The fall that our patient had was probably caused by poor coordination with his partner. Initial vertical compression on the head probably caused "buckling" of the cervical spine which led to compression fractures of the vertebral bodies. A similar mechanism has been previously described by Sanees Jr et al.15 The laminar fractures could have been caused by a combination of "shearing" and "expanding" forces exerted by the vertebral bodies against the relatively stationary posterior elements of spine. Primarily, the vertebral fractures probably lead serious direct spinal cord injury in this patient.

Fig. 2: Computerized tomography at the level of C-5 showing bilateral laminar fractures addition to fracture of vertebral body. Narrowing of spinal canal also demonstrated.

Fig. 2: Computerized tomography at the level of C-5 showing bilateral laminar fractures addition to fracture of vertebral body. Narrowing of spinal canal also demonstrated.

References

1. Babcock JL: Cervical spine injuries, diagnosis and classification. Arch Surg 1976; 111:646-651.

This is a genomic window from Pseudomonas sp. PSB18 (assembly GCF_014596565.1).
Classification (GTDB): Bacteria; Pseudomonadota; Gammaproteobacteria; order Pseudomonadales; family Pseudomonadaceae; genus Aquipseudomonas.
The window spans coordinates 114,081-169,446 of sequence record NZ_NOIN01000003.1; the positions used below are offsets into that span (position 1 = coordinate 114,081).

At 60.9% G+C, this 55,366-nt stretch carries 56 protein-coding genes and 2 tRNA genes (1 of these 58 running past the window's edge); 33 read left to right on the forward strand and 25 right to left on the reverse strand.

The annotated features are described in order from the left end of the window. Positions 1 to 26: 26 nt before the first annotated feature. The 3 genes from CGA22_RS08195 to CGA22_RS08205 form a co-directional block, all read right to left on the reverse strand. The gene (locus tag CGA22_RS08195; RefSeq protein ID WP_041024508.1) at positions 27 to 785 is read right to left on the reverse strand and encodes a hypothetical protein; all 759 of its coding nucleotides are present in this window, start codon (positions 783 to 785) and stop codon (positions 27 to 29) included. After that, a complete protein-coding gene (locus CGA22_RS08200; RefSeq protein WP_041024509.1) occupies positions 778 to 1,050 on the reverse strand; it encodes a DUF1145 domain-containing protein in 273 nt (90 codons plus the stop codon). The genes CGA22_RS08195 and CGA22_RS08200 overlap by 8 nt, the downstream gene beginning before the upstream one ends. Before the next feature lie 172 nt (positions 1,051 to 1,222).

2. Carter RE Jr: Etiology of traumatic spinal cord injury: sialics of more than 1,100 cases. Tex Med 1977; 73:61-65.

3. Schneider HJ, King AV, Branson JL, et al: Stress injuries and developmental changes of lower extremities in ballet dancers. Radiology 1974; 113:627-632.

4. Miller EH, Schneider HJ, Bronson JL. et al: A new consideration in athletic injuries. The classical ballet dancer. Clin Orthop 1975; 111:181-191.

5. Teitz CC: Sports medicine concerns in dance and gymnastics. Pediatr Clin North Am 1982; 29:1399-1421.

6. Nixon JE: Injuries to neck and upper extremities of dancers. Clin Sports Med 1983; 2:459-472.

7. Graharae R, Jenkins JM: Joint hypermobility - Asset or liability? A study of joint mobility in ballet dancers. Ann Rheum Dis 1972; 31:109-111.

8. Redmond J, Thompson A. Hutchinson M: Acute central cervical cord injury due to disco dancing. Br Med J 1983; 286:1704.

9. Evans RJ: Tetraplegia caused by gymnastics. Br Med J 1979; 2:732.

10. Goscienski PJ. Luevanos L: Injury caused by break dancing. JAMA 1984; 252:3367.

11. Wheeler RE, Appell R: Differential diagnosis of scrotal pain after break dancing. JAMA 1984; 252:3366.

12. Copperman SM: Hazards of music and dancing. NY State J Med 1984; 84:442.

13. Ramirez B. Masella P. Piscina B, et al: Breaker's neck. JAMA 252:3366-3367.

14. Leung AKC: Hazards of break dancing. NY Stale J Med 1984; 84:592.

15. Sanees A Jr, Myklebust JB. Maiman OJ. et al: The biomechanics of spinal injuries, in Bourne JR (ed): Critical Reviews in Biomedical Engineering. Boca Raton, Rorida. CRC Press. Inc. 1984. pp 1-76.

10.3928/0147-7447-19860401-14